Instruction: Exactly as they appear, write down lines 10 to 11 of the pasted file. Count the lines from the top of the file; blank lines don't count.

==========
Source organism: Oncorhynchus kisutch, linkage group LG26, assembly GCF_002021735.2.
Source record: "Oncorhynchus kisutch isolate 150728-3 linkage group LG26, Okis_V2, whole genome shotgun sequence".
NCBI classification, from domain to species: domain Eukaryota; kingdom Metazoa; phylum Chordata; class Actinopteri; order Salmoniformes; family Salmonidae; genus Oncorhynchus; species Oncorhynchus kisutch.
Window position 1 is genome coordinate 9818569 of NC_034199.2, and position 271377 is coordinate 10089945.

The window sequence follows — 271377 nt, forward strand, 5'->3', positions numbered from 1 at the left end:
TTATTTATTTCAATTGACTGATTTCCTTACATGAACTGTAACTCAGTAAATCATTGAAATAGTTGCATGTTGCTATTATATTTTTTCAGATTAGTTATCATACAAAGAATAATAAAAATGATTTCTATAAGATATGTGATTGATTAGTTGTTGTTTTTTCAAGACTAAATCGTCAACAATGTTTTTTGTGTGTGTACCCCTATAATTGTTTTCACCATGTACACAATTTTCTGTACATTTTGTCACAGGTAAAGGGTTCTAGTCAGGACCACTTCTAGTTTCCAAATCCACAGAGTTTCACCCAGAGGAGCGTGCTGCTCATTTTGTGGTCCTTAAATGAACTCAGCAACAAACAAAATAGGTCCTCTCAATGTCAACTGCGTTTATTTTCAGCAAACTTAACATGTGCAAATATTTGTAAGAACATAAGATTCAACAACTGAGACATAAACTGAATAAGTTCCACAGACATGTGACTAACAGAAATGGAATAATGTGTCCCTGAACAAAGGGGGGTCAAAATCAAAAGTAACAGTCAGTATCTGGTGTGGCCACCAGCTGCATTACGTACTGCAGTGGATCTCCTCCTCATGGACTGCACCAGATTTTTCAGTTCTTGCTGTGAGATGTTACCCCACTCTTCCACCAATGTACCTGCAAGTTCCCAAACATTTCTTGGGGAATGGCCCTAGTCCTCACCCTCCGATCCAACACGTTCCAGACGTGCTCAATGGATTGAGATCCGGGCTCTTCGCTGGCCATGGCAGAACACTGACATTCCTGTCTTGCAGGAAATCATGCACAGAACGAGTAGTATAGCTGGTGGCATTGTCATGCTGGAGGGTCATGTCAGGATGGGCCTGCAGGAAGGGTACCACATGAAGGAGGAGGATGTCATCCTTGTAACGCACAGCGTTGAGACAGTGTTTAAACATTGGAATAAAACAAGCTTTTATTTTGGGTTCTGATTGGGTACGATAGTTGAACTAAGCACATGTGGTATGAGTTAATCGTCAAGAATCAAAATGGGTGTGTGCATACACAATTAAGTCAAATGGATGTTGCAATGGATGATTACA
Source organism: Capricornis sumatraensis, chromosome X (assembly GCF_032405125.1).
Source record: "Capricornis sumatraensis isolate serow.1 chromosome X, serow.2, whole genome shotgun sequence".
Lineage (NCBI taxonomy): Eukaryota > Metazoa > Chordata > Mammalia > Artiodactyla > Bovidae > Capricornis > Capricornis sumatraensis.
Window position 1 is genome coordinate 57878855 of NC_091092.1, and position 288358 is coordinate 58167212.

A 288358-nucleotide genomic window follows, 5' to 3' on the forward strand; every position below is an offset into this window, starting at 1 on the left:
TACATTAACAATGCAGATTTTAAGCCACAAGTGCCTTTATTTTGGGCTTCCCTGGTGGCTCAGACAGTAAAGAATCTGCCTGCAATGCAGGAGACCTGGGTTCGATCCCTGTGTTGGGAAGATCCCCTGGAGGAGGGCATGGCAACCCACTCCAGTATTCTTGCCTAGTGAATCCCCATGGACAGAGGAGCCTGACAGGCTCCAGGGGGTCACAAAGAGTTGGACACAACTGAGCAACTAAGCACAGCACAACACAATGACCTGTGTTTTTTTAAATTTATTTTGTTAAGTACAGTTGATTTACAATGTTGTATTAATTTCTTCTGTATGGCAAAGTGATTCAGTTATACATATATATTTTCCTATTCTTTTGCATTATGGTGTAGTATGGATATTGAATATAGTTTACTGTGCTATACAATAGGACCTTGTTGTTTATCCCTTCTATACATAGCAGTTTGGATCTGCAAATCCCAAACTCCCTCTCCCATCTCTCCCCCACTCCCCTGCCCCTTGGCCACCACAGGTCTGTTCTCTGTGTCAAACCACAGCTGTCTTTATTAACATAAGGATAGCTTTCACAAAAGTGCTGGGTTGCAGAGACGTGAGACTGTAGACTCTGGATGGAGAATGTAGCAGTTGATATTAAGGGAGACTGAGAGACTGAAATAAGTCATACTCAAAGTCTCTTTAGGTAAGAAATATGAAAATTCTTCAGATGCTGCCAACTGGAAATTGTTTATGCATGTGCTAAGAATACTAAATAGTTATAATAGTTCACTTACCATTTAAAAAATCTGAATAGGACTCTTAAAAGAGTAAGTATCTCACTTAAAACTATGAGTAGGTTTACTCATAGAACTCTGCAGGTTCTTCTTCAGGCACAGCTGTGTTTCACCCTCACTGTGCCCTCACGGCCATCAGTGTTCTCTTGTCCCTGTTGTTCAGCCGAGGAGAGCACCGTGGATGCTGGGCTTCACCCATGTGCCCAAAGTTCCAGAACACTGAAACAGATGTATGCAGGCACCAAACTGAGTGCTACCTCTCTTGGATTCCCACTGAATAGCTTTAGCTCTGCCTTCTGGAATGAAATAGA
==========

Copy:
Window position 1 is genome coordinate 57878855 of NC_091092.1, and position 288358 is coordinate 58167212.

A 288358-nucleotide genomic window follows, 5' to 3' on the forward strand; every position below is an offset into this window, starting at 1 on the left: